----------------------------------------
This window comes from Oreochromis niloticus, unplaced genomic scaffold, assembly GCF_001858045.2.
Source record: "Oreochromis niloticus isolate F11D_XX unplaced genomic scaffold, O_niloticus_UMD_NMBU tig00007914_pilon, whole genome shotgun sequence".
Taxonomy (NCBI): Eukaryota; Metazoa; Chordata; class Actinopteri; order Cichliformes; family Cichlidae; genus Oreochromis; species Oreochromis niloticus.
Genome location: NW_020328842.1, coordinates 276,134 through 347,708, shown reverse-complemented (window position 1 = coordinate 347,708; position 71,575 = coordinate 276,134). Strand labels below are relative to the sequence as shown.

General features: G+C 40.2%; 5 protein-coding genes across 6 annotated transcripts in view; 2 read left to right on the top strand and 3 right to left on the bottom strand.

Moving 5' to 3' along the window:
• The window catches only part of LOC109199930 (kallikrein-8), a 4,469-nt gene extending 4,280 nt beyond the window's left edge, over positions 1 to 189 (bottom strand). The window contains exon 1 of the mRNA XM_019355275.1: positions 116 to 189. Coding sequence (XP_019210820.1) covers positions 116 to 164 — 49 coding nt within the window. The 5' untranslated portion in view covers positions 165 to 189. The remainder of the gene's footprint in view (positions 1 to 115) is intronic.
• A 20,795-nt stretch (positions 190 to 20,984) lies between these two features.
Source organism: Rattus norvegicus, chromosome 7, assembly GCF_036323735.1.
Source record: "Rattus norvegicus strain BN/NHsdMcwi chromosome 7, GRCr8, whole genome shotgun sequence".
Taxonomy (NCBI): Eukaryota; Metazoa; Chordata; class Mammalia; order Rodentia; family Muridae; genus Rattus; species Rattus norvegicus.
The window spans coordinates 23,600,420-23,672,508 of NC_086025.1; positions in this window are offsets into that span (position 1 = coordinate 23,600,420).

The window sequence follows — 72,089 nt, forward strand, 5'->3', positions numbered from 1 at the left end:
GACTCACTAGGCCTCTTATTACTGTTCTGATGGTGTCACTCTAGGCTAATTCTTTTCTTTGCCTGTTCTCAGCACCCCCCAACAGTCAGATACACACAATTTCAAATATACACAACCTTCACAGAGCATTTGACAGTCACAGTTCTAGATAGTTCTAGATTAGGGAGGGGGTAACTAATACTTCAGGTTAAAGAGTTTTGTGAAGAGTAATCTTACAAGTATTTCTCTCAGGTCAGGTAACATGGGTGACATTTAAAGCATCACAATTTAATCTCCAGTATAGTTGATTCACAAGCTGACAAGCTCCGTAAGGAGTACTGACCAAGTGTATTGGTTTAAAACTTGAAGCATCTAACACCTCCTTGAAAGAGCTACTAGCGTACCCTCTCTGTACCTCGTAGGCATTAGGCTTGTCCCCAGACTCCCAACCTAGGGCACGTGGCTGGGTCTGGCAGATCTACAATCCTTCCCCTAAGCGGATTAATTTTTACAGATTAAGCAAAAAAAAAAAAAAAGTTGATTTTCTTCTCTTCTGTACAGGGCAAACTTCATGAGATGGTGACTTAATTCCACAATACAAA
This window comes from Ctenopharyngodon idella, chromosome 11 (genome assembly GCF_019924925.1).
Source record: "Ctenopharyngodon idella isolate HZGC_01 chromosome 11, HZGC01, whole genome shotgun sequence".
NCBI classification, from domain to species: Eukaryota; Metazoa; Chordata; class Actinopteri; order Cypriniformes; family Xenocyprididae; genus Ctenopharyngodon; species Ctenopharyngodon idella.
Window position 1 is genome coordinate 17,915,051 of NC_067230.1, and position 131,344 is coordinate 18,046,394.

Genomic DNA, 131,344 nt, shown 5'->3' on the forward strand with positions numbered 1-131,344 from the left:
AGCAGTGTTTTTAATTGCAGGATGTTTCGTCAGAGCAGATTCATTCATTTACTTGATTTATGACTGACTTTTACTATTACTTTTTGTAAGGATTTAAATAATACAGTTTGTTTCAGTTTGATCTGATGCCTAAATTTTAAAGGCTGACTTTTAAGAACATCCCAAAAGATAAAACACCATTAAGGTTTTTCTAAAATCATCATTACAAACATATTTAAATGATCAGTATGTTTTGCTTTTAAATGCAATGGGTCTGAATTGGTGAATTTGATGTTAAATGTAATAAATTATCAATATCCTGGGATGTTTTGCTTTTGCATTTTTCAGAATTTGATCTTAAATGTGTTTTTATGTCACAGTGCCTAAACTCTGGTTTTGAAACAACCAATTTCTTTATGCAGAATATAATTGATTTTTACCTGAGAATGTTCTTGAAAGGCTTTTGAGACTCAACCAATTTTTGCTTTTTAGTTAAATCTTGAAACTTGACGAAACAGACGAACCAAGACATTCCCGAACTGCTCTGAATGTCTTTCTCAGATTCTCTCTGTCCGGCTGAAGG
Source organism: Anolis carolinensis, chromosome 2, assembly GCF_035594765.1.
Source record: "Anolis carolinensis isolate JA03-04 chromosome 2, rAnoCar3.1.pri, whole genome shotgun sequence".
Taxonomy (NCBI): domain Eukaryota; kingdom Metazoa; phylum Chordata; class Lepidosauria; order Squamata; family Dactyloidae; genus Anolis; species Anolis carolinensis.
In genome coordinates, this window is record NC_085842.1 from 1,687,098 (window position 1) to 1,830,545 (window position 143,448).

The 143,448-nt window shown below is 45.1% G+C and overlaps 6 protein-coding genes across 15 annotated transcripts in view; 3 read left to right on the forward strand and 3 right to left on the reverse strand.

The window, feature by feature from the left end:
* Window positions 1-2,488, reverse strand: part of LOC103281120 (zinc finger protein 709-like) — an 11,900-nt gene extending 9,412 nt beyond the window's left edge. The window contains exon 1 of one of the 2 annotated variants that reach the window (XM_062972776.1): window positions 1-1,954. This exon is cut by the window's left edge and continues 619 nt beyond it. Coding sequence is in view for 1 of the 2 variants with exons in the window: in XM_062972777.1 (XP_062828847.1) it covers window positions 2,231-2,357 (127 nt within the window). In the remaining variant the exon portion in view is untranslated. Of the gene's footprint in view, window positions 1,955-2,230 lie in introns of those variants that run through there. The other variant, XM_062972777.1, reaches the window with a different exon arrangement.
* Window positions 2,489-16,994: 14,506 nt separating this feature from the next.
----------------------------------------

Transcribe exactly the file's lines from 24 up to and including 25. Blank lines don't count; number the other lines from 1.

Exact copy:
In genome coordinates, this window is record NC_085842.1 from 1,687,098 (window position 1) to 1,830,545 (window position 143,448).

The 143,448-nt window shown below is 45.1% G+C and overlaps 6 protein-coding genes across 15 annotated transcripts in view; 3 read left to right on the forward strand and 3 right to left on the reverse strand.